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The economy gained a whopping 224,000 jobs in the month of June, beating expectations of 150,000 and continuing a generally robust hiring pace that has brought Americans off the sidelines and into the workforce at the highest rate since 1969.
The unemployment rate ticked up slightly from 3.6 percent to 3.7 percent, and average hourly wage growth edged up by 0.2 percent, versus forecasts for 0.3 percent, according to the latest monthly employment report released Friday by the Bureau of Labor Statistics.
President Donald Trump praised the jobs numbers Friday morning, telling reporters at the White House the economy "would be like a rocket ship," if the Federal Reserve were to cut rates. "But we don’t have a Fed that knows what it’s doing," he said.
The Dow Jones Industrial Average dipped in premarket trading, stumbled at the opening bell, and was down more than 200 points all morning. The yield on the 10-year Treasury note edged above 2 percent, an indication that traders were favoring safe haven assets.
Investors have been closely tallying a variety of economic metrics that could signal a slowdown in the economy and thereby strengthen the case for the Federal Reserve to cut its benchmark interest rate at its July 30-31 meeting, easing lending for banks and businesses.
"With a stronger-than-expected reading on hiring, the plot thickens with respect to the Fed’s decision," Mark Hamrick, senior economic analyst at Bankrate, said. "The central bank may still attempt to mollify investors by putting a modest, so-called insurance cut in place. The array of headwinds associated with slowing global growth, trade disputes and tariffs have not gone away."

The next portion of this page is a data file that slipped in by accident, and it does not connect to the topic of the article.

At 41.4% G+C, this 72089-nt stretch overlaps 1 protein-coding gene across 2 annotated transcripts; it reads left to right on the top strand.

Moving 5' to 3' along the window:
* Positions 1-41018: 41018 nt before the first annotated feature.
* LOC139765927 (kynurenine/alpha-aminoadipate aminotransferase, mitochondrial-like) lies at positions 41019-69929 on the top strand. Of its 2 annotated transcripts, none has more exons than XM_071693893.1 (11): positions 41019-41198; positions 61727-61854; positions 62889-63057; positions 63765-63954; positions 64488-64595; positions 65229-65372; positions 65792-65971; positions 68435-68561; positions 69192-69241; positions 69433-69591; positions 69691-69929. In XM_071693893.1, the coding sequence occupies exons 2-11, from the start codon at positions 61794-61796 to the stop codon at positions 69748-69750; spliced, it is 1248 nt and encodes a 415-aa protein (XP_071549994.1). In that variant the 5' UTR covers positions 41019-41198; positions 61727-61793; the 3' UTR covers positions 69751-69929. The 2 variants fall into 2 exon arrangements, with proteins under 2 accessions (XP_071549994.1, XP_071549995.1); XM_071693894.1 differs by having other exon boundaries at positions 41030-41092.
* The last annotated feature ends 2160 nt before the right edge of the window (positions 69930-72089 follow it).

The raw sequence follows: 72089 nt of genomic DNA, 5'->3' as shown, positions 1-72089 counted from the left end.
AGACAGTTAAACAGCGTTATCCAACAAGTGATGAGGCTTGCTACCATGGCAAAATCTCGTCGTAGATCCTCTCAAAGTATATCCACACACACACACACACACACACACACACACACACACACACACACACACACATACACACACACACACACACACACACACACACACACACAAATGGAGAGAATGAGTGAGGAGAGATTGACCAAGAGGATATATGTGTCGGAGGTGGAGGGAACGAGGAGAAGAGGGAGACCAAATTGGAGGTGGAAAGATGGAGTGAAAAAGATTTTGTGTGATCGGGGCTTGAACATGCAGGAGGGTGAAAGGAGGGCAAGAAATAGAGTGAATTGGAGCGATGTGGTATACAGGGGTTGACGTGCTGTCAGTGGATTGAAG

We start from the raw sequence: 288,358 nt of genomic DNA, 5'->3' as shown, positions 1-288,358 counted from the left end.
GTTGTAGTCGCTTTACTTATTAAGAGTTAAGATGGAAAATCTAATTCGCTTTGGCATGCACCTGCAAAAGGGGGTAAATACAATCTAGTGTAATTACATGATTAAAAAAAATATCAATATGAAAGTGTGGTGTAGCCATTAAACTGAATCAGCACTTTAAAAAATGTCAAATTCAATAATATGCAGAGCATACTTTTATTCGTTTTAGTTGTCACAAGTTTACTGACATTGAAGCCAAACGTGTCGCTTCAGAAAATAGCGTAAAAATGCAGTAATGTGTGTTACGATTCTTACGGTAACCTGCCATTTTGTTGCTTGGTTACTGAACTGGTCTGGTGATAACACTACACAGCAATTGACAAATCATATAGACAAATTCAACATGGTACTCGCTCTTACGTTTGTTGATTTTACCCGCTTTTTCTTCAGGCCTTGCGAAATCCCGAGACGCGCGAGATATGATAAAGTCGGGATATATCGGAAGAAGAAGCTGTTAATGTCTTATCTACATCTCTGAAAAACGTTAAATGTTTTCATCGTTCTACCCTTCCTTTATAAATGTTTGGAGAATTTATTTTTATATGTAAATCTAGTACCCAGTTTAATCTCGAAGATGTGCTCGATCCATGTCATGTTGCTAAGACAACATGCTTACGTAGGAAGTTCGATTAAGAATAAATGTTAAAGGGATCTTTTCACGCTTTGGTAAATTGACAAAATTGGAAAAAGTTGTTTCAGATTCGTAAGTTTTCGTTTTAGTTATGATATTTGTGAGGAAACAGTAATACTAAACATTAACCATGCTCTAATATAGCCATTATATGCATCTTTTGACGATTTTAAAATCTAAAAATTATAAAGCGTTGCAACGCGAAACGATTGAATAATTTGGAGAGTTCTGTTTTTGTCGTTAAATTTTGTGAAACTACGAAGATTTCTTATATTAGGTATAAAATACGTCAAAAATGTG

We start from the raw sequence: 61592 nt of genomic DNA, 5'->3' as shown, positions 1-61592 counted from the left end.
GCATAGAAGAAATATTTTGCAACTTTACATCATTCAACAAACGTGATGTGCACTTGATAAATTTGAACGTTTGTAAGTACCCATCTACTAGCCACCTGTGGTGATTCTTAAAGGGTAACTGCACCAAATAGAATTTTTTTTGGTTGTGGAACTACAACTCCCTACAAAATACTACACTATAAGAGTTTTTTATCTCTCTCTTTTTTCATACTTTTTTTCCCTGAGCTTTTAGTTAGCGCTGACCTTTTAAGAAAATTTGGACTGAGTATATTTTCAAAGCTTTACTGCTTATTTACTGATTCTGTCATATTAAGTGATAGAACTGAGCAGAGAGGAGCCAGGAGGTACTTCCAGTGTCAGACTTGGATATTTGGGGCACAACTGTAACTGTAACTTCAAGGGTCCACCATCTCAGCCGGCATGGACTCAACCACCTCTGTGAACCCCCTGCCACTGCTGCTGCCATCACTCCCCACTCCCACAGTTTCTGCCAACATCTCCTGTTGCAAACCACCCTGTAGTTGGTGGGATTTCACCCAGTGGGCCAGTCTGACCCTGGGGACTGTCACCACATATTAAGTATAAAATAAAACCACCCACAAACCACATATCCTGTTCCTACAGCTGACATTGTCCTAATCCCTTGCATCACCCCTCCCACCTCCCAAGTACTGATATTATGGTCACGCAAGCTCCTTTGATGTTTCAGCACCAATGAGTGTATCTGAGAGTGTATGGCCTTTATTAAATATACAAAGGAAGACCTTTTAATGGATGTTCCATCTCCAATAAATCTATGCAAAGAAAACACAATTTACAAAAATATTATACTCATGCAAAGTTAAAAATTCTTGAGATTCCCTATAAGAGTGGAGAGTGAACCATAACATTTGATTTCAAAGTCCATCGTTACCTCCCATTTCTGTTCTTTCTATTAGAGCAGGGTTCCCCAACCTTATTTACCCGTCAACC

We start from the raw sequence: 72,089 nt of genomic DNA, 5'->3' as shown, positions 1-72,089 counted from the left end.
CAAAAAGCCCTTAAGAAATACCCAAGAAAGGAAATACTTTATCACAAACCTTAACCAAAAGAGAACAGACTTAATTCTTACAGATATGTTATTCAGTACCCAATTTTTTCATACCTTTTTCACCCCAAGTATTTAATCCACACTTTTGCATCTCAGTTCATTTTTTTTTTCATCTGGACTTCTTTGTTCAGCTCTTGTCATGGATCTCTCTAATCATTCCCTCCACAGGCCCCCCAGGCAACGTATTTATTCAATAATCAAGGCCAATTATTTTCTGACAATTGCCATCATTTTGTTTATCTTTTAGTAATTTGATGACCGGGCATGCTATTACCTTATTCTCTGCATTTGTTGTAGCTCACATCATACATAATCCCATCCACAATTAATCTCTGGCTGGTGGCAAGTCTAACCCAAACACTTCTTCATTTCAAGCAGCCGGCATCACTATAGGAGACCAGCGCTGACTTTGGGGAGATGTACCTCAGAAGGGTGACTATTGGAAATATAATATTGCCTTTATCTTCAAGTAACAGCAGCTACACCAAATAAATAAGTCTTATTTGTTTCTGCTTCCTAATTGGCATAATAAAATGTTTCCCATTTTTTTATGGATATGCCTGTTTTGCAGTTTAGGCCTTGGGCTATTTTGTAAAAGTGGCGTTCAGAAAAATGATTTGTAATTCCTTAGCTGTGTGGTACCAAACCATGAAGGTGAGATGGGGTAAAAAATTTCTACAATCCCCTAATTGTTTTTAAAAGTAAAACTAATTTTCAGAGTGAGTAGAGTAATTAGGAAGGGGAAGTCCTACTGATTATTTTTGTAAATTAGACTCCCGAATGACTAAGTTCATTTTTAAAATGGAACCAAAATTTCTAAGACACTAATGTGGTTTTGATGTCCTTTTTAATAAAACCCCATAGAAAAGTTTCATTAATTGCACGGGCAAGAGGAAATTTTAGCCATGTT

Last month's BLS report revealed just 75,000 jobs were added to the economy in May, far below expectations of 165,000. That number was revised Friday to an even lower 72,000. In addition, April's figure was revised down to 216,000 job gains, versus 224,000.
Earlier this week, ADP's private payroll report showed just 102,000 jobs added for June, versus 140,000 predicted. In addition, manufacturing numbers for last month indicated a slowdown in production, likely related to the imposition of tariffs, and May import prices fell by the most in five months.
Markets notched record gains after ADP's data was released Wednesday, with all three indices closing at new highs.
Trump has repeatedly touted the strong economy as one of the successes of his presidency and believes a rate cut would drive up the value of the stock market, calling the Fed "loco" for not following that strategy.
Former Fed Chair Janet Yellen hiked rates three times in 2017; Trump replaced her at the end of her four-year term with Republican hedge fund investor and then Fed governor Jerome Powell — who has gone on to raise rates four times since he took the helm in February last year.
While continually stressing the independence of the Fed from political pressure, Powell signaled last month that the Fed would likely cut rates this year, noting that the Federal Open Market Committee, which votes on any adjustments, would "act as appropriate to sustain the expansion" amid "greater uncertainty" on trade and "renewed concerns about the strength of the global economy.”